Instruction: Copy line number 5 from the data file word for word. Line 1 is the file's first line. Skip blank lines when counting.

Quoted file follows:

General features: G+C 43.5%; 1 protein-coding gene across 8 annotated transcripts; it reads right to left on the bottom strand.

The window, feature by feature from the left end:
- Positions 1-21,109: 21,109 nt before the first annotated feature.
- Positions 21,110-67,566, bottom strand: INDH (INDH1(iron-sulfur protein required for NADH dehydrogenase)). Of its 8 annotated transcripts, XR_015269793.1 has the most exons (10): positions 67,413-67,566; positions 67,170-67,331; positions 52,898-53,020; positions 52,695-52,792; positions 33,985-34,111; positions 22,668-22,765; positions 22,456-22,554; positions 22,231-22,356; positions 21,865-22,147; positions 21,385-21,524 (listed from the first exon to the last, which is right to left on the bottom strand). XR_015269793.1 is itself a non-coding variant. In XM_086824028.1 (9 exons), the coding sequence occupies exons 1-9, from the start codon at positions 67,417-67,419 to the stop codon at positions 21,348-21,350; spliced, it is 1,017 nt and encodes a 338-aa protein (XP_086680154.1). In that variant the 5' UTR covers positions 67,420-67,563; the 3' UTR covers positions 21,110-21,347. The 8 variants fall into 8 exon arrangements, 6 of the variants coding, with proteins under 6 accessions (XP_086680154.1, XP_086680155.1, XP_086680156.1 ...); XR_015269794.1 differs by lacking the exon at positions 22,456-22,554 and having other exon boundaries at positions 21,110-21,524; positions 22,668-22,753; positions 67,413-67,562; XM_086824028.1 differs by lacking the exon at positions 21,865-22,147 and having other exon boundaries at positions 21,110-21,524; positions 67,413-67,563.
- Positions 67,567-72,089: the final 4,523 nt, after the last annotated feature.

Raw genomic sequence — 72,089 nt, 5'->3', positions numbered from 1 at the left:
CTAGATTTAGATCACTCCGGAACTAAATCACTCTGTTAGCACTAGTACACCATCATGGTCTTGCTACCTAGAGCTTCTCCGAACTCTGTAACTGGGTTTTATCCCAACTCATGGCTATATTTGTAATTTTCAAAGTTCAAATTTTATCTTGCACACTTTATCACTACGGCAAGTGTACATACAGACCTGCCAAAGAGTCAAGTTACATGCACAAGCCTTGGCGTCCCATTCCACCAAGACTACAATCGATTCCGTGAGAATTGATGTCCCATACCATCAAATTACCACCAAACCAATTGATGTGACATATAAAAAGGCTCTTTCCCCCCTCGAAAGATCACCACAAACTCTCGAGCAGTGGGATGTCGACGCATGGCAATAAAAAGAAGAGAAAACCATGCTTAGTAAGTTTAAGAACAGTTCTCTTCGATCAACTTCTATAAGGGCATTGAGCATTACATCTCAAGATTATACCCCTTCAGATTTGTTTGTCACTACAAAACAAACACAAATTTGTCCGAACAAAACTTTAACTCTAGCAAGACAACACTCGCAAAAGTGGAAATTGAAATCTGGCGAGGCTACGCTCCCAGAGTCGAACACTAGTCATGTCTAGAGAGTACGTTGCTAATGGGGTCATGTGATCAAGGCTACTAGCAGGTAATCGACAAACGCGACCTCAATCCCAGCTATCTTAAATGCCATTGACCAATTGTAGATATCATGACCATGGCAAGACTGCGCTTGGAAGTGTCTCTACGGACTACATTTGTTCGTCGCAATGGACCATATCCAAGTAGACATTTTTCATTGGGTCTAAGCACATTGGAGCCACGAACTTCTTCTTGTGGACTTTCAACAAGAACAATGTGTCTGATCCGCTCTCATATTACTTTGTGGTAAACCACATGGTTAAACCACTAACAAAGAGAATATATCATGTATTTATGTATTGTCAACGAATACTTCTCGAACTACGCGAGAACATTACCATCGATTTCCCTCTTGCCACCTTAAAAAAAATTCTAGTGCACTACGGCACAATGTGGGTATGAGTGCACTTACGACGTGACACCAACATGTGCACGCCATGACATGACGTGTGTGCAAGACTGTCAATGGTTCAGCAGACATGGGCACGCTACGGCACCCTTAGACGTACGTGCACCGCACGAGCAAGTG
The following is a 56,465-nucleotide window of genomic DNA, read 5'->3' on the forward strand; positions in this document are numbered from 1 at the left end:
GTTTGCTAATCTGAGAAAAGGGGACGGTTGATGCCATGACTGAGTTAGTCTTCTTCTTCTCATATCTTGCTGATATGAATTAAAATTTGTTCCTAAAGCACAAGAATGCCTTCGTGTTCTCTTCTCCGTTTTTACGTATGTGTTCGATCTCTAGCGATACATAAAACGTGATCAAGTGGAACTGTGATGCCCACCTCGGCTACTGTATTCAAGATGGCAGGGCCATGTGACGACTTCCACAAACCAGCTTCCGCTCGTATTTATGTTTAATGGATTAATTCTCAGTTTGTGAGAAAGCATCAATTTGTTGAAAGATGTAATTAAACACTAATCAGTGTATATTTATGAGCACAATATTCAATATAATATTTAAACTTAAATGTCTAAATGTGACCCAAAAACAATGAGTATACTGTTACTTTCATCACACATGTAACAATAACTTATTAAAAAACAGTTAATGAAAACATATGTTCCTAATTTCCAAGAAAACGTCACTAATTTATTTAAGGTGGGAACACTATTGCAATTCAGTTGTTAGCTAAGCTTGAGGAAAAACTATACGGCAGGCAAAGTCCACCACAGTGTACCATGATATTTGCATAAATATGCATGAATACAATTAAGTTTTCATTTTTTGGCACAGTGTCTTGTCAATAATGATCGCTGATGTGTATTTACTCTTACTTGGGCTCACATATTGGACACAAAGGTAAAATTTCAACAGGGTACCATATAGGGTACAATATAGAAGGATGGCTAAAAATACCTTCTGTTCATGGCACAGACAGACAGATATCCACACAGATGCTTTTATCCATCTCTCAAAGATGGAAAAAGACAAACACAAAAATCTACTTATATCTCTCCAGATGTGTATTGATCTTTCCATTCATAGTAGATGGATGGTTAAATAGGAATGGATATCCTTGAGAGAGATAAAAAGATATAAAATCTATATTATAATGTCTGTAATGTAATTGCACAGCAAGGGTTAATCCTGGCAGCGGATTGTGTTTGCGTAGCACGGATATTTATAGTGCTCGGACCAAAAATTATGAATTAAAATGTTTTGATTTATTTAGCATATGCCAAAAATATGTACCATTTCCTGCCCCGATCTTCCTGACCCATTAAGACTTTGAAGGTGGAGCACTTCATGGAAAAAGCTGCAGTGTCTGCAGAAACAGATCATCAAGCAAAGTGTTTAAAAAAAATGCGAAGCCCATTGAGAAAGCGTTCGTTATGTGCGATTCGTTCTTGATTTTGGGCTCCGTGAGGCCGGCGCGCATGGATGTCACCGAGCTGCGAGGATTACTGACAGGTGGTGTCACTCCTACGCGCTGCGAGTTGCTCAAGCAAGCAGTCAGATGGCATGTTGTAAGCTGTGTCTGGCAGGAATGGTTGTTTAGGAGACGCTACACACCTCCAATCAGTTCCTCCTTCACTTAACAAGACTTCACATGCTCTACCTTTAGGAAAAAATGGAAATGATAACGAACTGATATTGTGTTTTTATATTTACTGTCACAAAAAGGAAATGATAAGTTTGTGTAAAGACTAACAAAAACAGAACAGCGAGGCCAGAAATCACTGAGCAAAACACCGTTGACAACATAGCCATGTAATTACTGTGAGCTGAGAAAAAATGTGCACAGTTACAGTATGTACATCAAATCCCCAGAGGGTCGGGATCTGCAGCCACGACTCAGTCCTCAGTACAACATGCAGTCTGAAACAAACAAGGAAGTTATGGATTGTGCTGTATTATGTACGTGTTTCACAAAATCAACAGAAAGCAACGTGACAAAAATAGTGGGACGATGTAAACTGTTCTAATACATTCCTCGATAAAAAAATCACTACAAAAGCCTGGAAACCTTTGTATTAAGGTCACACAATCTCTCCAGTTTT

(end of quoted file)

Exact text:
- Positions 67,567-72,089: the final 4,523 nt, after the last annotated feature.